This is not to say we should be soft on sin. Far from it. It is simply a recognition that we can’t expect “stop feeling that way” to work, no matter how many memory verses we post around the house.

Seven books to read on Christianity and homosexuality

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Last week, recording artist Vicky Beeching, whose songs are sung in thousands of churches in America (possibly even yours this weekend), announced, “I’m gay. God loves me just the way I am.” And she is just the latest among many who are either coming out as gay or in favor of same-sex marriage.

Far too many of us struggle to know how to respond. Is there a biblical case for same-sex relationships? Does the Bible really condemn it? Can we just “live and let live”?

If we’re going to be people who truly love our neighbors, we need to be people who tell the truth. And in order to do that, we need to know what the truth is—what God’s Word has to say about homosexuality. Here are a few books that I’ve found helpful and you might, too:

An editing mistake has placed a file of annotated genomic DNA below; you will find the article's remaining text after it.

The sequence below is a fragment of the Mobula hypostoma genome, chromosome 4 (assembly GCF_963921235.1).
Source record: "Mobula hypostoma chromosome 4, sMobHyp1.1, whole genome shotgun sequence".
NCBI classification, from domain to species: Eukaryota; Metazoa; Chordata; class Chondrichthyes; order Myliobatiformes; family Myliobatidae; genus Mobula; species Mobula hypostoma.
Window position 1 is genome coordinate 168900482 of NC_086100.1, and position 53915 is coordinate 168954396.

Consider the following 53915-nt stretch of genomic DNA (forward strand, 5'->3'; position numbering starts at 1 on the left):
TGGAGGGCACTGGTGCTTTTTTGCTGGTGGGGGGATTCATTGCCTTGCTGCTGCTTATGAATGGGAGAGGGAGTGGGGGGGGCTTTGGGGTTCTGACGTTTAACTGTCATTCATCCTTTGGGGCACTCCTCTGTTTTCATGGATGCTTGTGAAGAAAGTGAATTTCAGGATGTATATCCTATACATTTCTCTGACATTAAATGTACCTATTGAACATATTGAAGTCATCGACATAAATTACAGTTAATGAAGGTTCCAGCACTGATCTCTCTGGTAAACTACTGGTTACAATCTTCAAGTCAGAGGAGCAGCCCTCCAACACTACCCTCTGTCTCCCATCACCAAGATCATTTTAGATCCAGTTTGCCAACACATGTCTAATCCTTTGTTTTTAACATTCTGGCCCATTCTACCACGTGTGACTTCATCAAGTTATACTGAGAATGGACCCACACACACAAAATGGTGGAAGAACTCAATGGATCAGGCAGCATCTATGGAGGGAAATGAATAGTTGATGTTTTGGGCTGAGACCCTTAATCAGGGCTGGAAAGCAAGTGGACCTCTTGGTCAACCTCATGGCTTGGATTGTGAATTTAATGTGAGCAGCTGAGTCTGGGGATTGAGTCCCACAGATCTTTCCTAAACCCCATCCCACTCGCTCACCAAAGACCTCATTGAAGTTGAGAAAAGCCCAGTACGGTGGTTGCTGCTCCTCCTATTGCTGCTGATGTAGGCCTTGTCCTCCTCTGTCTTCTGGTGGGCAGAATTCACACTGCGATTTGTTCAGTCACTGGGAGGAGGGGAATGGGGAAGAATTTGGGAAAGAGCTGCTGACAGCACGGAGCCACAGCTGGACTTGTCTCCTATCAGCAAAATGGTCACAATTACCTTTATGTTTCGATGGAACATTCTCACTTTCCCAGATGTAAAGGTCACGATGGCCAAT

God and the Gay Christian by Matthew Vines

This one might be the surprise recommendation to some of you. But it’s one I believe we all should be paying attention to as it purports to offer a biblical foundation for the compatibility of homosexuality and Christianity. For that reason alone, it will almost certainly be the book progressive Christians will be appealing to on this matter (in fact, one of them—Rachel Held Evans—wrote a glowing endorsement for it).

Buy it at: Amazon


Is God anti-gay? by Sam Allberry (reviewed here)

Sam Allberry’s book is one of the finest you will read on the subject. He writes not simply as a pastor helping Christians wrestle with the implications of homosexuality and same-sex marriage, but also as a man who deals with same-sex attraction. So for him, the temptation to compromise on what the Bible says would undoubtedly be strong. It would certainly make it convenient for him. Instead, he reminds us of the simple truth: “God’s message for gay people is the same as his message for everyone. Repent and believe.”

Buy it at: AmazonWestminster Bookstore


Washed and Waiting by Wesley Hill

Like Allberry, Wesley Hill writes from the perspective of a man living with same-sex attraction. And like Allberry, he writes from the perspective of one who truly believes the Bible’s teaching on human sexuality and marriage. His approach is a little different than Allberry’s in that the message of his book finds its heart in the hope of 1 Corinthians 6:9-11: that although some of the Corinthians practiced homosexuality, and adultery, and were thieves, drunkards, and swindlers, “you were washed, you were sanctified, you were justified in the name of the Lord Jesus Christ and by the Spirit of our God.”